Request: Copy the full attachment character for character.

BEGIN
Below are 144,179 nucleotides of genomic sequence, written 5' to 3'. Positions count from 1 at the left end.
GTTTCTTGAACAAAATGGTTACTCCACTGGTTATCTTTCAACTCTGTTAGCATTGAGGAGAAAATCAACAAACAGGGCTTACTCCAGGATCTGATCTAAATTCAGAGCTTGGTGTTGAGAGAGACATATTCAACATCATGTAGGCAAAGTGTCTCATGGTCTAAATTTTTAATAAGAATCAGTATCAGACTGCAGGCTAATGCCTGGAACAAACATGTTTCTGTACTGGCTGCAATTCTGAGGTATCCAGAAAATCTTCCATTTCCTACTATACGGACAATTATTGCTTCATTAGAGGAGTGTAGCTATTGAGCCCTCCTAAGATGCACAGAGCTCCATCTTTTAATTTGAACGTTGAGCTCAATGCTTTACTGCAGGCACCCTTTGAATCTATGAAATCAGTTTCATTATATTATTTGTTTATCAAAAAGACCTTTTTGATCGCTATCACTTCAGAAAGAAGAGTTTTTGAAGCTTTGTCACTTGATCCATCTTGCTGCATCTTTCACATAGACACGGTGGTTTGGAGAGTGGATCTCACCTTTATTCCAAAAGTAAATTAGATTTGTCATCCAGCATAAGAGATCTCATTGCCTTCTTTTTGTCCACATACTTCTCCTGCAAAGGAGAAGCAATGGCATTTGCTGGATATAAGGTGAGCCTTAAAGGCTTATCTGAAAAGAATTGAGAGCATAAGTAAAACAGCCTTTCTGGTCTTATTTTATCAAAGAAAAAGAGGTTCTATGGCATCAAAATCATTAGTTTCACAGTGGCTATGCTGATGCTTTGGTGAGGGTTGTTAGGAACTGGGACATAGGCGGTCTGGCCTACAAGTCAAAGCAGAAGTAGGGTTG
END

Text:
Below are 144,179 nucleotides of genomic sequence, written 5' to 3'. Positions count from 1 at the left end.
GTTTCTTGAACAAAATGGTTACTCCACTGGTTATCTTTCAACTCTGTTAGCATTGAGGAGAAAATCAACAAACAGGGCTTACTCCAGGATCTGATCTAAATTCAGAGCTTGGTGTTGAGAGAGACATATTCAACATCATGTAGGCAAAGTGTCTCATGGTCTAAATTTTTAATAAGAATCAGTATCAGACTGCAGGCTAATGCCTGGAACAAACATGTTTCTGTACTGGCTGCAATTCTGAGGTATCCAGAAAATCTTCCATTTCCTACTATACGGACAATTATTGCTTCATTAGAGGAGTGTAGCTATTGAGCCCTCCTAAGATGCACAGAGCTCCATCTTTTAATTTGAACGTTGAGCTCAATGCTTTACTGCAGGCACCCTTTGAATCTATGAAATCAGTTTCATTATATTATTTGTTTATCAAAAAGACCTTTTTGATCGCTATCACTTCAGAAAGAAGAGTTTTTGAAGCTTTGTCACTTGATCCATCTTGCTGCATCTTTCACATAGACACGGTGGTTTGGAGAGTGGATCTCACCTTTATTCCAAAAGTAAATTAGATTTGTCATCCAGCATAAGAGATCTCATTGCCTTCTTTTTGTCCACATACTTCTCCTGCAAAGGAGAAGCAATGGCATTTGCTGGATATAAGGTGAGCCTTAAAGGCTTATCTGAAAAGAATTGAGAGCATAAGTAAAACAGCCTTTCTGGTCTTATTTTATCAAAGAAAAAGAGGTTCTATGGCATCAAAATCATTAGTTTCACAGTGGCTATGCTGATGCTTTGGTGAGGGTTGTTAGGAACTGGGACATAGGCGGTCTGGCCTACAAGTCAAAGCAGAAGTAGGGTTG